In the Hubble diagram of Fig. 3 we plot the ΛCDM model fit with \(\varOmega_{\rm M}=0.27\) compared with three matter-antimatter models. The \(\alpha=\rm constant\) model (αΩ0=0.3) is the same of Fig. 2 with α=2 and Ω0=0.15 and is taken as a reference for an easier comparison between the bottom panels of the two figures. We see that with α=α0aβ (β=1/2, 1 in our examples) we obtain the above-mentioned curvature to better fit the low-z data, similarly to what happens with the ΛCDM model, which indeed fits the data with a \(\chi^{2}_{\rm red}\) (1.51) lower than those found for the \(\alpha =\rm constant\) models (1.53–1.55). Comparable (or better) fits with a variable α are obtained with α0Ω0=0.67 for \(\alpha =\alpha_{0}\sqrt{a}\) (\(\chi^{2}_{\rm red}=1.51\)) and with α0Ω0=0.85 for α=α0a (\(\chi^{2}_{\rm red}=1.49\)). With, e.g., Ω0=0.25, in the former case α would vary between 2.68 and 1.69 from z=0 to z=1.5, while in the latter the variation range would be α=3.40–1.36, which appears too wide. In any case, as previously found in the \(\alpha=\rm constant\) models, also here high values of Ω0 give lower \(\chi^{2}_{\rm red}\)’s. However, the closeness of these \(\chi^{2}_{\rm red}\) values among the various models (including the ΛCDM model) and, even more, the existing issue on the low-z data, do not allow us to discriminate among them on this basis. We notice that all matter-antimatter model fits diverge from the ΛCDM one towards high z, predicting significantly fainter SN apparent magnitudes at z≳1.5. Thus, new data at larger distances, or possible revised data for nearby events, should eventually allow us to disentangle.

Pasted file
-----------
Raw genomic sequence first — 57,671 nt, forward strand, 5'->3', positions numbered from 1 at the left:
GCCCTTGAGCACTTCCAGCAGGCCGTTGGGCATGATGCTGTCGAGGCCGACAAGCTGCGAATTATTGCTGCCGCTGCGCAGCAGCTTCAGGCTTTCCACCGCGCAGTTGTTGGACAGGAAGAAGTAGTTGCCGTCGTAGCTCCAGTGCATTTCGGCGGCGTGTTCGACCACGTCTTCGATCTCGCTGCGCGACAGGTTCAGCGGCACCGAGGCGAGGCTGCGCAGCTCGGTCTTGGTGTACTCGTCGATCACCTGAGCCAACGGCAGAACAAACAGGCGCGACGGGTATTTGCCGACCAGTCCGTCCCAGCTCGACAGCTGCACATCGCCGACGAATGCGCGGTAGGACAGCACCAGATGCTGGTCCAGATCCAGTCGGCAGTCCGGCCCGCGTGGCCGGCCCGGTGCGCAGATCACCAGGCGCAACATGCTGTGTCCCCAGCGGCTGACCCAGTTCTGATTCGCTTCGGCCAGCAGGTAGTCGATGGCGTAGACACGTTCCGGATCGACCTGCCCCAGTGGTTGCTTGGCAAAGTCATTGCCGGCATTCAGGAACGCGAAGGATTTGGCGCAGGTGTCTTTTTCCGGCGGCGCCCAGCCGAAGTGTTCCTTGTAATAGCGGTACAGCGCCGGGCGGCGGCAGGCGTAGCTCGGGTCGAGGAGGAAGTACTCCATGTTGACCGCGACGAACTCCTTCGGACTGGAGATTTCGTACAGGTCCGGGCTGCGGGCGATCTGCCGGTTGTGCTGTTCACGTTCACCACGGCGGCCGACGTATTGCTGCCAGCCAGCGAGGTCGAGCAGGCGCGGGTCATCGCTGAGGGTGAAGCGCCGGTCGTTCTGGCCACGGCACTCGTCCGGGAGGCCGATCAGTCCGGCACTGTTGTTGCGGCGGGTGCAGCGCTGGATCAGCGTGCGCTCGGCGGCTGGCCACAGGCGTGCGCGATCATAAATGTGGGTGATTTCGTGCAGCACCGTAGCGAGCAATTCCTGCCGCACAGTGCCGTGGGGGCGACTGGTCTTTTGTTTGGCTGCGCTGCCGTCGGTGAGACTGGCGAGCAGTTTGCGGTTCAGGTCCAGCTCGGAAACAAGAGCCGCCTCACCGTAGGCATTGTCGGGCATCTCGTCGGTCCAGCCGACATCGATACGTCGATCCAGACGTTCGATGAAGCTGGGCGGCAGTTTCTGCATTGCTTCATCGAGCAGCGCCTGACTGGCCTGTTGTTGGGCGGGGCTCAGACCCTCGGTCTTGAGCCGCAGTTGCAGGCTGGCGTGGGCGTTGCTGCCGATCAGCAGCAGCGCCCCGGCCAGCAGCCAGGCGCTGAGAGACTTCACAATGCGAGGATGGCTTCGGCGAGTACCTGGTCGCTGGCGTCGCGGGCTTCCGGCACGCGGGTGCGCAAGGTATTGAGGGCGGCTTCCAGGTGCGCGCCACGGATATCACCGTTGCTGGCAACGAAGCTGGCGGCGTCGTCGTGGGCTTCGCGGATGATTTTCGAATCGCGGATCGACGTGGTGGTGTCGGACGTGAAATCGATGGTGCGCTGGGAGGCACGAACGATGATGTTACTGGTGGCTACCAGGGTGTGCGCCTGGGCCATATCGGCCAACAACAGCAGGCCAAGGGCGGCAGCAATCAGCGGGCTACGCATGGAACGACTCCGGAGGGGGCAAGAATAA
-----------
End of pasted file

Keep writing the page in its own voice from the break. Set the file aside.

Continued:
Fig. 3

The same as in Fig. 2, but with model fits with α variable as \(\alpha\propto\sqrt{a}\) (red) and αa (blue), compared with an \(\alpha=\rm constant\) model from Fig. 2 (green) and the ΛCDM model (dashed)

5 Discussion and conclusions

In the previous section we have submitted our matter-antimatter cosmological model to two specific tests: the Universe age and the SN Ia test, both passed successfully. There are other observational constraints that should be checked to be in agreement with the model, such as the primordial abundances of light elements and the acoustic scale of the CMB. Both these constraints have been discussed and investigated in detail by Benoit-Lévy and Chardin (2012) in their “Dirac-Milne” cosmology, i.e. a matter-antimatter model that appears as a limit case of ours: the one with α=0. Since we have already noticed that in our cosmological model α is expected to become very small or null in the early stages of the Universe pertinent to primordial nucleosynthesis and CMB, we can rely on those results, and possibly postpone a detailed study of these issues to future works.

Regarding the radiation-dominated era preceding the matter-antimatter dust-dominated one, i.e. when pressure is no longer negligible and the energy conservation law becomes \(\rho a^{4}=\rm constant\), one can easily check from Eq. (26) that also in this case there is no initial singularity, unless α→0 with a certain rapidity as \(t\rightarrow t_{\rm i}\). Thus, we can conclude that in our model no singularity is required, but arbitrarily small initial Universe sizes are allowed. Another important feature of this model is the absence of the horizon problem, since the scale factor acceleration has never been negative, and in the earliest stages \(\dot{a}\) can even approach zero.